AICEX: Negli ultimi tempi l’NPS sta subendo diverse critiche, ma si tratta di uno strumento e tutto dipende dal suo utilizzo. Avere consapevolezza dei suoi punti di forza e dei suoi limiti aiuta certamente a valorizzarne l’utilizzo. In questo articolo ci sono diversi KPI molto validi da affiancare alla misurazione dell’NPS.
Measuring customer experience’s (CX) business impact is hard. It’s one of the biggest challenges in passing the CCXP exam. One reason is that CX pros are very customer-focused; we’re confident that if we just focus on customer needs, the ROI will take care of itself. Unfortunately, our business partners aren’t always so confident.
Heart of the Customer has identified ten metrics and measurements you need to focus on to show the strategic value of your customer experience. You may already track some of these, and if so, you’re ahead of your peers.
We’ve broken them into three categories: business KPIs, employee-rated items, and survey scores. Not all will make sense for every company, but most will provide much better information on your current customer experience than just an NPS number. First we’ll focus on business KPIs, then we’ll analyse the others.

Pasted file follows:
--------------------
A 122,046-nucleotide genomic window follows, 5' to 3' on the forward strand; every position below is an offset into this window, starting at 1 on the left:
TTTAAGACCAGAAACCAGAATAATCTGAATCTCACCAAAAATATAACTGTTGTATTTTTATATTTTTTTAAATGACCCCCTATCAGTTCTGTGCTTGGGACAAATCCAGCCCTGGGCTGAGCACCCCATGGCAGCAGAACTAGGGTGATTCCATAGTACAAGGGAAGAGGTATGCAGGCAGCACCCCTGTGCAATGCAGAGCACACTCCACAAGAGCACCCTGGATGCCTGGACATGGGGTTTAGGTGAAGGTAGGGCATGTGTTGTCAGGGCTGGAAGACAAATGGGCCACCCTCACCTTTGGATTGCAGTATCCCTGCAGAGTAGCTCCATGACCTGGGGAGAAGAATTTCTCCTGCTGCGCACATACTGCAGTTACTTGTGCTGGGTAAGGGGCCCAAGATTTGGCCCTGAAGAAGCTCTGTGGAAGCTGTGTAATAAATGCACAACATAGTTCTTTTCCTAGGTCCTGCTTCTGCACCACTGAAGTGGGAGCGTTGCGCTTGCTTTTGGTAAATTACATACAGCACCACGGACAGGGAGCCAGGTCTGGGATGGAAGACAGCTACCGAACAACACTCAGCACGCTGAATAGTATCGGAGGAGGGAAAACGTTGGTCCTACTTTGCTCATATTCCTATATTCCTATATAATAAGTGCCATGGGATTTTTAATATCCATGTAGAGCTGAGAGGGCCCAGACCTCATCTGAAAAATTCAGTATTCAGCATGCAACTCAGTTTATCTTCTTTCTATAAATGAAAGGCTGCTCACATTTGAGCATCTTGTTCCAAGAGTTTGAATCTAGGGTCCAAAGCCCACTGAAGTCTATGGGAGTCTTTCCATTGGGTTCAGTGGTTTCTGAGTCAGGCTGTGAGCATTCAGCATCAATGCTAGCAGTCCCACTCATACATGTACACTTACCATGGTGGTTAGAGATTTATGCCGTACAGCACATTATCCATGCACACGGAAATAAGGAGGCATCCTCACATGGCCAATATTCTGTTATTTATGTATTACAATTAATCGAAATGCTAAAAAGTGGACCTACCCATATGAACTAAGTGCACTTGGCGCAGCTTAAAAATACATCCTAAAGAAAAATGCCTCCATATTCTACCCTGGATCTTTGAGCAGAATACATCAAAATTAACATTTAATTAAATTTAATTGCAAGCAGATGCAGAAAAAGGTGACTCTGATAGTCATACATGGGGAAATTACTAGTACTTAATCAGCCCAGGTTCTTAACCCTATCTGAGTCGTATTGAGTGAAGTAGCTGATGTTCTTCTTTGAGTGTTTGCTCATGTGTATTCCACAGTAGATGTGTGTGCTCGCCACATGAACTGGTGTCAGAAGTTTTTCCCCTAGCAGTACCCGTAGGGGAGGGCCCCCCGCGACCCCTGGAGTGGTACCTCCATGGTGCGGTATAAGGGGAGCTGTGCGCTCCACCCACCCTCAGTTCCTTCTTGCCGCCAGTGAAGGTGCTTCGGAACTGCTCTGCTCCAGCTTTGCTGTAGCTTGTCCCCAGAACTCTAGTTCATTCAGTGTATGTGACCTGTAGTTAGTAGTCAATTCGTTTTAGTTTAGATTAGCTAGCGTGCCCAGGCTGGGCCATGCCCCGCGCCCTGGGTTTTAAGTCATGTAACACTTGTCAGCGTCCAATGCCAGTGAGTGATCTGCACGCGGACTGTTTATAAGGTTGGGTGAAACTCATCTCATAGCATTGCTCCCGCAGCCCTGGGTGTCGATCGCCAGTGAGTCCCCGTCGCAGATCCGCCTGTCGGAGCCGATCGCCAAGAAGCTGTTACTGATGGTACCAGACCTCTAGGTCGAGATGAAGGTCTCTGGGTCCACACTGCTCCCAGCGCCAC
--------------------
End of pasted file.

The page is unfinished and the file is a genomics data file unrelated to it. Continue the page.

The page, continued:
Four critical measurements are client profitability, complaints per [revenue], number of products used, and out-of-policy orders. Some are easier to track than others, but all measure an aspect of customer impact.
1. Client profitability
I wrote about this two weeks ago. Your peers likely consider this the most important factor to measure, but it’s difficult. The ideal (and often unattainable) measurement is to go beyond gross margin to factor in things like cost to service (based on number of calls and/or specific customer service representatives for an account), expedited shipping costs, cost of any management interventions, etc. While you may not be able to capture every factor, get as close as you can to show the real value each customer offers your company.
Don’t try to do this alone – ask your finance partners to help. They won’t just be better at it – the rest of the organisation will believe their numbers over yours.
2. Complaints per [revenue]
This has several benefits. First, you can see which companies are more difficult to serve, which is obviously important when considering discounts or other special benefits. High costs to serve can also be a red flag, and can be missed if you don’t measure profitability. If a client has a high number of complaints, consider why that is true. Are they really just a difficult customer? Or perhaps you’re not set up appropriately to support them – your product isn’t an ideal fit, or past hiccups have led your or their service team to be easily agitated. Although I’m not a fan of “customer training,” since it typically means you have a bad CX, that may be a last resort.